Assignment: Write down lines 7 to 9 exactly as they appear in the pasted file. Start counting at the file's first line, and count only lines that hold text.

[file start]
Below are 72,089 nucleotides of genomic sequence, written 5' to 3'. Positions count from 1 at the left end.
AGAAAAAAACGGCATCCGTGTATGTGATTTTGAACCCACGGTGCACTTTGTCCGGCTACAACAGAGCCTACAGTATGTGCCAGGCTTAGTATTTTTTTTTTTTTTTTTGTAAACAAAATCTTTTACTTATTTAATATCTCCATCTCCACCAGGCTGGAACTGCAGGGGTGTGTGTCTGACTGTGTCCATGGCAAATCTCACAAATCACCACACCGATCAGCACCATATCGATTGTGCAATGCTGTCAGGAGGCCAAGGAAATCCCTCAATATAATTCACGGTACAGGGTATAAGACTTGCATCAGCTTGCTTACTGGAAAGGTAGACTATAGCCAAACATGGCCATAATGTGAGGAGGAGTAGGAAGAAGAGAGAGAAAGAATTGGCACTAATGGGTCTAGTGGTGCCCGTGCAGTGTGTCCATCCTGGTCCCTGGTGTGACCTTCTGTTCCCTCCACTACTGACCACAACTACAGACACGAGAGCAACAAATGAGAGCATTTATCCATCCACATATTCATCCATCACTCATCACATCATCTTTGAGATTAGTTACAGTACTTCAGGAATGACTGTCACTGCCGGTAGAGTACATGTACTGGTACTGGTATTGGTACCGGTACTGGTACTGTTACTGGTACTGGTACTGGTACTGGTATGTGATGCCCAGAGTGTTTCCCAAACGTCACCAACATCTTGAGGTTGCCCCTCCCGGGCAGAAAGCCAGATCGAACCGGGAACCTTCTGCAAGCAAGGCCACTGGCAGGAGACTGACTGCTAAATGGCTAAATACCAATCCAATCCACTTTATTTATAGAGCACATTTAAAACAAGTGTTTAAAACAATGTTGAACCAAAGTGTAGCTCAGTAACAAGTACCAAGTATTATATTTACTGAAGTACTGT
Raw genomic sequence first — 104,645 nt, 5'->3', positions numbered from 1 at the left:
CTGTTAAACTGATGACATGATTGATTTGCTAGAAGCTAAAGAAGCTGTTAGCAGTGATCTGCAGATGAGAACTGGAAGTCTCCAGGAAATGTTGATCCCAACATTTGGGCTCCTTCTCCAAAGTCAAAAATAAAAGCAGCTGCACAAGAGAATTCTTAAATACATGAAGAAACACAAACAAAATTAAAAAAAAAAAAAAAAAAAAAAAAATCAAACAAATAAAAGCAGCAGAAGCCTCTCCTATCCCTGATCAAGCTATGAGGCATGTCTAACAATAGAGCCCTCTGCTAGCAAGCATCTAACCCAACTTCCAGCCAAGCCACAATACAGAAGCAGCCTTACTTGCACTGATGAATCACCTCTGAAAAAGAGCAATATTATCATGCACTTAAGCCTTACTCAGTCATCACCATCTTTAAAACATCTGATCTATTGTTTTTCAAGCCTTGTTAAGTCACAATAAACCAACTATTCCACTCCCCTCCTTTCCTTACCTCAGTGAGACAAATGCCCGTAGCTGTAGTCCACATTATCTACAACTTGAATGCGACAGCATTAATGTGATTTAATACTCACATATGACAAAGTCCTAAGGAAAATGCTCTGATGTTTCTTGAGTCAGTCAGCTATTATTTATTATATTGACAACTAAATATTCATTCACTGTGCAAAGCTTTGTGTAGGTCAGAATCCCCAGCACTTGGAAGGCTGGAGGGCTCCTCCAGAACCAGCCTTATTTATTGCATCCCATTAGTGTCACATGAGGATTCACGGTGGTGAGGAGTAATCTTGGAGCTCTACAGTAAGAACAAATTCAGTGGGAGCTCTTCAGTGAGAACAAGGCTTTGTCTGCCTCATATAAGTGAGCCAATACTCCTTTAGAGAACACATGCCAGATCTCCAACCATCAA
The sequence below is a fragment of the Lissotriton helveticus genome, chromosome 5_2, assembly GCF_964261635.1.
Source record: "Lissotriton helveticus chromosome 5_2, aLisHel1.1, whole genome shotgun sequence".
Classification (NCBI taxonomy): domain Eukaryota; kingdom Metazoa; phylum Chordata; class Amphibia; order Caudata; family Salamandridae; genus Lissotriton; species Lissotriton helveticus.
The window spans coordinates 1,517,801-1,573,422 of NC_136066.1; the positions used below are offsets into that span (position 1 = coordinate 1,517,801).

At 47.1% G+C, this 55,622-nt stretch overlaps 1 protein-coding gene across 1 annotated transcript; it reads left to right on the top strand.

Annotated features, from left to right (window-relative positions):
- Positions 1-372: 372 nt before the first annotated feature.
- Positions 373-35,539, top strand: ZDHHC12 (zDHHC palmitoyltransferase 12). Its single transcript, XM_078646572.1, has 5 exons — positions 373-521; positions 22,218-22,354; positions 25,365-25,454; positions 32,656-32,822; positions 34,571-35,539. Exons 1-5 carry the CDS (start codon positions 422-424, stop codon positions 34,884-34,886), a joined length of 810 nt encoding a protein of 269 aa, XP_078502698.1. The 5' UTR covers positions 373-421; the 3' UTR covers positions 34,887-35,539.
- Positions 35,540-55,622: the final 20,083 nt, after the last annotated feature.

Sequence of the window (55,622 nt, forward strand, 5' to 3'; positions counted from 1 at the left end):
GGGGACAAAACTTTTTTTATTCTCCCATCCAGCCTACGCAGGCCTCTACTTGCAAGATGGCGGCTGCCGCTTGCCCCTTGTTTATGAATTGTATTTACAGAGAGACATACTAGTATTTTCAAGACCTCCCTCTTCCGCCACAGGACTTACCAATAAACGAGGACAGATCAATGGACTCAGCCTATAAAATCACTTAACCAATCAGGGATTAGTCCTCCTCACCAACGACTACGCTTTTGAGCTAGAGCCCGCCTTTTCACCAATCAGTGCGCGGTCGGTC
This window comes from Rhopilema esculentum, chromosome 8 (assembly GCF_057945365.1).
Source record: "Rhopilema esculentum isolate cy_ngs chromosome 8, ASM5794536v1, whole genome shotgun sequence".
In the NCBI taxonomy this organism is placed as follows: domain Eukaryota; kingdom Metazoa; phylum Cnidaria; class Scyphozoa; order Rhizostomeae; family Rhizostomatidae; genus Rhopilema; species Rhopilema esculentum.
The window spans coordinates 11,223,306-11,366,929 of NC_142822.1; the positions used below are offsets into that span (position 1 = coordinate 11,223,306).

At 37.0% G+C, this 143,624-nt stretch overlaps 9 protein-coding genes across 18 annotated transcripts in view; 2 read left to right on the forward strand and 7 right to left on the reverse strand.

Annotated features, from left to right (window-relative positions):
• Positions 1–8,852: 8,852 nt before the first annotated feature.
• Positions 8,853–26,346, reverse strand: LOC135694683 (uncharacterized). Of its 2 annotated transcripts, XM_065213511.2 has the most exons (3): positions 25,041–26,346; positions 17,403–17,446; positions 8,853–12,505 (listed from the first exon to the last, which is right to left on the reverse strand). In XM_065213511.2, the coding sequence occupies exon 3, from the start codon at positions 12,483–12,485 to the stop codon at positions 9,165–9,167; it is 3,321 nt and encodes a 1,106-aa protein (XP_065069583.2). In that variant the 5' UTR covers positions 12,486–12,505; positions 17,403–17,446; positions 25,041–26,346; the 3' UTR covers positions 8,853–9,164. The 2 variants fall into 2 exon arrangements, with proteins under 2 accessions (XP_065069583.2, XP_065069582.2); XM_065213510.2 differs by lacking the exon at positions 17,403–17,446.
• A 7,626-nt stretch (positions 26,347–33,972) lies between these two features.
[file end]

Classification (NCBI taxonomy): domain Eukaryota; kingdom Metazoa; phylum Chordata; class Amphibia; order Caudata; family Salamandridae; genus Lissotriton; species Lissotriton helveticus.
The window spans coordinates 1,517,801-1,573,422 of NC_136066.1; the positions used below are offsets into that span (position 1 = coordinate 1,517,801).

At 47.1% G+C, this 55,622-nt stretch overlaps 1 protein-coding gene across 1 annotated transcript; it reads left to right on the top strand.